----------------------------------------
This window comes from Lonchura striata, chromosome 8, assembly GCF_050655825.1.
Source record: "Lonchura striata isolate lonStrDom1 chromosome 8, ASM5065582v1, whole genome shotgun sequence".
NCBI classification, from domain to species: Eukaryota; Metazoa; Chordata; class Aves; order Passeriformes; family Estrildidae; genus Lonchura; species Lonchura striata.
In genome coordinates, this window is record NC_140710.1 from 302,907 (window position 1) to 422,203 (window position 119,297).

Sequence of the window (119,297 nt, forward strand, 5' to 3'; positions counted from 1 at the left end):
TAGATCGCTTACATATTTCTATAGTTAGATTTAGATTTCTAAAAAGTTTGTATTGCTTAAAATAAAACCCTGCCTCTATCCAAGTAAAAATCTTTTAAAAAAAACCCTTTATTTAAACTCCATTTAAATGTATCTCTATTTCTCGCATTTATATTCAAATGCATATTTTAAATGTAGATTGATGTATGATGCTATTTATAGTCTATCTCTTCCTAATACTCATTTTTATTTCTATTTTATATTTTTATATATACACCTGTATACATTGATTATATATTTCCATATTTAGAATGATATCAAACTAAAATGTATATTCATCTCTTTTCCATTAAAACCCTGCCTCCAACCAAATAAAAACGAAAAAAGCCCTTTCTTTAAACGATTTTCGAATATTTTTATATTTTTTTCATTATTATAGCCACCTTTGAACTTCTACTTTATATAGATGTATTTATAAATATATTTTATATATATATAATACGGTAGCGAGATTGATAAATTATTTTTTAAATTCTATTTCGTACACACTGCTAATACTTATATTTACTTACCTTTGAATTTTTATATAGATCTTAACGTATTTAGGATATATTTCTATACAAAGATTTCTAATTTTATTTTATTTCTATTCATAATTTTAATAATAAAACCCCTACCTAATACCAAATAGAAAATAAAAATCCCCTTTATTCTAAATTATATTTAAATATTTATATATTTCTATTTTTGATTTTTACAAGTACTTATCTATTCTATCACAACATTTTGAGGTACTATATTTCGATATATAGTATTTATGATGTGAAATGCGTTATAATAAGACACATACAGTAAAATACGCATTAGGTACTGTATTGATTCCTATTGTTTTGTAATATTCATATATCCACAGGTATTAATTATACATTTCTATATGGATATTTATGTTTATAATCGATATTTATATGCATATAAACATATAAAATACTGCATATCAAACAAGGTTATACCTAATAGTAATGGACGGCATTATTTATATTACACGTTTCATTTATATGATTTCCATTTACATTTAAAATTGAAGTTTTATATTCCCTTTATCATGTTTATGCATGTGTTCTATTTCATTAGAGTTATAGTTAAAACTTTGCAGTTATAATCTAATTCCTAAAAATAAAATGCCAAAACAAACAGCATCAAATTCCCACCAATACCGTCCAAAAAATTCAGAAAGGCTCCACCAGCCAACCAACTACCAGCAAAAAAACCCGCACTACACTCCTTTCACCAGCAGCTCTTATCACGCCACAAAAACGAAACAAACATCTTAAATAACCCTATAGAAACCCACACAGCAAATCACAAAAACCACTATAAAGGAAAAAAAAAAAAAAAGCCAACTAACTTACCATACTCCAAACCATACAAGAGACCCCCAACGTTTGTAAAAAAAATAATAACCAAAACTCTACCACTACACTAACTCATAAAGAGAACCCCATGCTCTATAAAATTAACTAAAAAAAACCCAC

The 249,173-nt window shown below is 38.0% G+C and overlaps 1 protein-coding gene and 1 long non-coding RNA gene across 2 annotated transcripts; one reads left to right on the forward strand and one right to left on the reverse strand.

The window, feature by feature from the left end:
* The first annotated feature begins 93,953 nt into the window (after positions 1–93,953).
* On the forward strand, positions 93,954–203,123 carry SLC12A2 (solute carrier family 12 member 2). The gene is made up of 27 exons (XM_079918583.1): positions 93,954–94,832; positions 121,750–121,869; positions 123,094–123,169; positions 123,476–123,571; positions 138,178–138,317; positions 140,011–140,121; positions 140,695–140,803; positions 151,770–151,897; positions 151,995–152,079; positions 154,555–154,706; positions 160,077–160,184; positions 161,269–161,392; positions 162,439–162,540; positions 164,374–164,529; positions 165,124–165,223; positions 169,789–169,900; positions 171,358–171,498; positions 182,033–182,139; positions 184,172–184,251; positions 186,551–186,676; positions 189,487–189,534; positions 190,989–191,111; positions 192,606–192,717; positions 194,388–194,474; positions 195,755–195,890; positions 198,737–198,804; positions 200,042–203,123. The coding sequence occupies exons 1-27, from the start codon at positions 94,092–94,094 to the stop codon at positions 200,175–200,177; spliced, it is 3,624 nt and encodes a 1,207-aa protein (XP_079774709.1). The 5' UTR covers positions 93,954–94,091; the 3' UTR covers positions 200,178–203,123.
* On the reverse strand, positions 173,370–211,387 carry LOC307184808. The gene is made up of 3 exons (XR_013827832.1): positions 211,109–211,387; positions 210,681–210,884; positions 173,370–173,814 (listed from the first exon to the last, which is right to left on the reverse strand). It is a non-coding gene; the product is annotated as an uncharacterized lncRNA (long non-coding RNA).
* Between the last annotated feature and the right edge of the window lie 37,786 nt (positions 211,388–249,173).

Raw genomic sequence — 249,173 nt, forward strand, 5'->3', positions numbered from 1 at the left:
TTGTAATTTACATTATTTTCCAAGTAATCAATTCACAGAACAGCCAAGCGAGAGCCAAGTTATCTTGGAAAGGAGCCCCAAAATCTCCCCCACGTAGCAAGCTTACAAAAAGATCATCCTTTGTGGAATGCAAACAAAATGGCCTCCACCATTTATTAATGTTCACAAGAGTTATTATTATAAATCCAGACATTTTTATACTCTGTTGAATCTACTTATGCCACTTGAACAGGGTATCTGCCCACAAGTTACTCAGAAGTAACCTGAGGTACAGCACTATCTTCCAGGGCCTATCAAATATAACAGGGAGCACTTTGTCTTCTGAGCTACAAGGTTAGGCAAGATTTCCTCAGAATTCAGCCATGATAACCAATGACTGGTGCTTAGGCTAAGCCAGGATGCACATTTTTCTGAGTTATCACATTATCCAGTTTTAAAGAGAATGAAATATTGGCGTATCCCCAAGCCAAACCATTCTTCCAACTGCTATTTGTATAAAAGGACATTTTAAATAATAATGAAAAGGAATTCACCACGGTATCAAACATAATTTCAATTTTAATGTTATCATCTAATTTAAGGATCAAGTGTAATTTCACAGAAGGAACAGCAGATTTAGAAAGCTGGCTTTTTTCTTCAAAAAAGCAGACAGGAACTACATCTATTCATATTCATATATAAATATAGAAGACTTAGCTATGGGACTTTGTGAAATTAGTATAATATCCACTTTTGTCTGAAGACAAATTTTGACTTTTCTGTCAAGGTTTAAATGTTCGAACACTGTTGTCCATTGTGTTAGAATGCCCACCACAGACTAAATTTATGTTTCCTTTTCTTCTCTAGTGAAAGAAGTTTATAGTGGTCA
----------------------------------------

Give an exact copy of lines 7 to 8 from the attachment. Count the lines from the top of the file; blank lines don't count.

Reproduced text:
The 249,173-nt window shown below is 38.0% G+C and overlaps 1 protein-coding gene and 1 long non-coding RNA gene across 2 annotated transcripts; one reads left to right on the forward strand and one right to left on the reverse strand.

The window, feature by feature from the left end: